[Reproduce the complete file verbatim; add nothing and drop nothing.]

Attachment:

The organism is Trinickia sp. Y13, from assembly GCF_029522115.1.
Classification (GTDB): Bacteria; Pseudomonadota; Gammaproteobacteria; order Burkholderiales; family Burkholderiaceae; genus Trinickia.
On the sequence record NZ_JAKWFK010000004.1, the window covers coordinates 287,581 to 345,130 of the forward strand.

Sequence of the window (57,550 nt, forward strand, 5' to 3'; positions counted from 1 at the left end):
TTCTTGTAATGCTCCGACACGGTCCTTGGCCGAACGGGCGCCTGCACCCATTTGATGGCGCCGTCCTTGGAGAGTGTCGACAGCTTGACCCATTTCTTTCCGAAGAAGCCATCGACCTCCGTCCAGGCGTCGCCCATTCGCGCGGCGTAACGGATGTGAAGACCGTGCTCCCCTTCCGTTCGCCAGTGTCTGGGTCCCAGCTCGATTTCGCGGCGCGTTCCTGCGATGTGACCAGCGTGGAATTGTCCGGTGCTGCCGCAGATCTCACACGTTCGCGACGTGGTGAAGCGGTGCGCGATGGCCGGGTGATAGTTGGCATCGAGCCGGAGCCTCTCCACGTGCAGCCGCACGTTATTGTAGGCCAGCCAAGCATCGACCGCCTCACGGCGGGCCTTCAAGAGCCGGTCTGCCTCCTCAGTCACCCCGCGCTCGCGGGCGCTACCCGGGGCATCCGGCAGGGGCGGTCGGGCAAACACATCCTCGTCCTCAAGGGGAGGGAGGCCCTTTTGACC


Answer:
The organism is Trinickia sp. Y13, from assembly GCF_029522115.1.
Classification (GTDB): Bacteria; Pseudomonadota; Gammaproteobacteria; order Burkholderiales; family Burkholderiaceae; genus Trinickia.
On the sequence record NZ_JAKWFK010000004.1, the window covers coordinates 287,581 to 345,130 of the forward strand.

Sequence of the window (57,550 nt, forward strand, 5' to 3'; positions counted from 1 at the left end):
TTCTTGTAATGCTCCGACACGGTCCTTGGCCGAACGGGCGCCTGCACCCATTTGATGGCGCCGTCCTTGGAGAGTGTCGACAGCTTGACCCATTTCTTTCCGAAGAAGCCATCGACCTCCGTCCAGGCGTCGCCCATTCGCGCGGCGTAACGGATGTGAAGACCGTGCTCCCCTTCCGTTCGCCAGTGTCTGGGTCCCAGCTCGATTTCGCGGCGCGTTCCTGCGATGTGACCAGCGTGGAATTGTCCGGTGCTGCCGCAGATCTCACACGTTCGCGACGTGGTGAAGCGGTGCGCGATGGCCGGGTGATAGTTGGCATCGAGCCGGAGCCTCTCCACGTGCAGCCGCACGTTATTGTAGGCCAGCCAAGCATCGACCGCCTCACGGCGGGCCTTCAAGAGCCGGTCTGCCTCCTCAGTCACCCCGCGCTCGCGGGCGCTACCCGGGGCATCCGGCAGGGGCGGTCGGGCAAACACATCCTCGTCCTCAAGGGGAGGGAGGCCCTTTTGACC